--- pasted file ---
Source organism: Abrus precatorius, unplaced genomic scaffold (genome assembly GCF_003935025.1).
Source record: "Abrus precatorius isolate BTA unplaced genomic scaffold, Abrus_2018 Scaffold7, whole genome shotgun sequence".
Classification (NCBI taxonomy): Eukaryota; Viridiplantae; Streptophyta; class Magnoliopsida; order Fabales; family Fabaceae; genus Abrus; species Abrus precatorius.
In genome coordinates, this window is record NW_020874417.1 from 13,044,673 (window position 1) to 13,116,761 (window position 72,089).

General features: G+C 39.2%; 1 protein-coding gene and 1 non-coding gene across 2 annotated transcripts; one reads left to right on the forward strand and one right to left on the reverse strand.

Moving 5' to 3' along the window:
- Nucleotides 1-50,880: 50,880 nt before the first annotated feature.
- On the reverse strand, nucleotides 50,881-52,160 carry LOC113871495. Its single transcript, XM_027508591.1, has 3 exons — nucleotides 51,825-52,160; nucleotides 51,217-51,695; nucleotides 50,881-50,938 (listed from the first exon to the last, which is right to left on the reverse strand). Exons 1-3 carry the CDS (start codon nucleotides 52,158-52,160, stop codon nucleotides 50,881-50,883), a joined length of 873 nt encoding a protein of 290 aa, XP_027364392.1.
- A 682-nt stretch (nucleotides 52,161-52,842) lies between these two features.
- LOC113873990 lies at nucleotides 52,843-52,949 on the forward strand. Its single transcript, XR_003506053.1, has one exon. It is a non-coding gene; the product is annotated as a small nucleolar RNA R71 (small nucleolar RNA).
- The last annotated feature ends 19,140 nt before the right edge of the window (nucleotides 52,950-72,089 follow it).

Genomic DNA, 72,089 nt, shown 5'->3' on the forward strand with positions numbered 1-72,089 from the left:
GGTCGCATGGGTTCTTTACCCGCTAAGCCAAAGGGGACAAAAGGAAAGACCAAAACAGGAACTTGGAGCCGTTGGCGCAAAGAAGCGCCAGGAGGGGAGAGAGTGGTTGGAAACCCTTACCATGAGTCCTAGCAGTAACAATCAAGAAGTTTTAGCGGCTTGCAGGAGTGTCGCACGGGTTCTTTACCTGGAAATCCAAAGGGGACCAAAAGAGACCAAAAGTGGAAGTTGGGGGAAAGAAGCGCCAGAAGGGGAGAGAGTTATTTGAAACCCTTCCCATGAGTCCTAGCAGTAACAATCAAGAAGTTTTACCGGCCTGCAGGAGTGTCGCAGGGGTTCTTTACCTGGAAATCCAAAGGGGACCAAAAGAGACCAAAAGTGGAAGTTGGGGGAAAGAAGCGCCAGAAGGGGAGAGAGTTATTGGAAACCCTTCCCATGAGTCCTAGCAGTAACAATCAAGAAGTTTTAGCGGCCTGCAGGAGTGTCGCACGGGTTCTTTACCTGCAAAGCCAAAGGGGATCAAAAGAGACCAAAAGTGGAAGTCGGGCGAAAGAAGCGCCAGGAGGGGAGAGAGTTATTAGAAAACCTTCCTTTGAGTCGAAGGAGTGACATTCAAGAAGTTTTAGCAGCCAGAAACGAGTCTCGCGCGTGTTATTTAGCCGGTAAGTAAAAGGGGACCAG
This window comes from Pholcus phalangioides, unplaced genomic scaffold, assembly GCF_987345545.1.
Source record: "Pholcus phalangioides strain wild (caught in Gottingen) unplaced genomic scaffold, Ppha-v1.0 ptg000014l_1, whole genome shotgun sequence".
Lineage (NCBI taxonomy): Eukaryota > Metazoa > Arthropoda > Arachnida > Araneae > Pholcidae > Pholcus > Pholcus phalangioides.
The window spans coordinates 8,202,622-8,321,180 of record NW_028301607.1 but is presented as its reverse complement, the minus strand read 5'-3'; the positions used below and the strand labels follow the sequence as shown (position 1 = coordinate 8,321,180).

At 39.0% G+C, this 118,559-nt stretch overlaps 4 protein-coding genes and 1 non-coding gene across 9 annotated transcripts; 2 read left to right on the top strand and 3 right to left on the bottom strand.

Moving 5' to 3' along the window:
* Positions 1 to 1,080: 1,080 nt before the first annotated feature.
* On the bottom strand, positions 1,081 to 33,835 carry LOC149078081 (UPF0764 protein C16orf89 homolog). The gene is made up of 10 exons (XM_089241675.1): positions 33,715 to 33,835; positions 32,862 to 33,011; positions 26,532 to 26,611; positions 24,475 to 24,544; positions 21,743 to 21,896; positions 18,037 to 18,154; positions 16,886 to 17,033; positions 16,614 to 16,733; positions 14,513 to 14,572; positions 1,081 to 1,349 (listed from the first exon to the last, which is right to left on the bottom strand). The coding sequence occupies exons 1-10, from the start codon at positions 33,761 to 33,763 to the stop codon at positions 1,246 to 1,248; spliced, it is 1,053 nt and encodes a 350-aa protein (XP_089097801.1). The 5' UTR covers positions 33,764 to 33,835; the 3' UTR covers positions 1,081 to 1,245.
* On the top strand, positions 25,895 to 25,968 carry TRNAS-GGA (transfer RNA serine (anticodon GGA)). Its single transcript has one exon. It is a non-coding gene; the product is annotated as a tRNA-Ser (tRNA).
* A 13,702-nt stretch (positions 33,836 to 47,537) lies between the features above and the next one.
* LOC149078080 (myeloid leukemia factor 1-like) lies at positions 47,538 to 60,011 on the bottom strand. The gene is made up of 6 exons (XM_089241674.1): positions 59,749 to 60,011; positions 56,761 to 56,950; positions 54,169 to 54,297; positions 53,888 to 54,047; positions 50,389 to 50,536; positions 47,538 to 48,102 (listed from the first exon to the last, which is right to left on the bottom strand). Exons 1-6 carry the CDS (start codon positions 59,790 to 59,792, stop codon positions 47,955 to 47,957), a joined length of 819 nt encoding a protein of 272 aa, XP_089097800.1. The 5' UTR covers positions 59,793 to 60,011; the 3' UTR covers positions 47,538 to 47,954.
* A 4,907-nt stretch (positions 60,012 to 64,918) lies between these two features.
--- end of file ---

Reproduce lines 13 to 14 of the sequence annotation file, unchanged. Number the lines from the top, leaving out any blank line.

GGTCGCATGGGTTCTTTACCCGCTAAGCCAAAGGGGACAAAAGGAAAGACCAAAACAGGAACTTGGAGCCGTTGGCGCAAAGAAGCGCCAGGAGGGGAGAGAGTGGTTGGAAACCCTTACCATGAGTCCTAGCAGTAACAATCAAGAAGTTTTAGCGGCTTGCAGGAGTGTCGCACGGGTTCTTTACCTGGAAATCCAAAGGGGACCAAAAGAGACCAAAAGTGGAAGTTGGGGGAAAGAAGCGCCAGAAGGGGAGAGAGTTATTTGAAACCCTTCCCATGAGTCCTAGCAGTAACAATCAAGAAGTTTTACCGGCCTGCAGGAGTGTCGCAGGGGTTCTTTACCTGGAAATCCAAAGGGGACCAAAAGAGACCAAAAGTGGAAGTTGGGGGAAAGAAGCGCCAGAAGGGGAGAGAGTTATTGGAAACCCTTCCCATGAGTCCTAGCAGTAACAATCAAGAAGTTTTAGCGGCCTGCAGGAGTGTCGCACGGGTTCTTTACCTGCAAAGCCAAAGGGGATCAAAAGAGACCAAAAGTGGAAGTCGGGCGAAAGAAGCGCCAGGAGGGGAGAGAGTTATTAGAAAACCTTCCTTTGAGTCGAAGGAGTGACATTCAAGAAGTTTTAGCAGCCAGAAACGAGTCTCGCGCGTGTTATTTAGCCGGTAAGTAAAAGGGGACCAG
This window comes from Pholcus phalangioides, unplaced genomic scaffold, assembly GCF_987345545.1.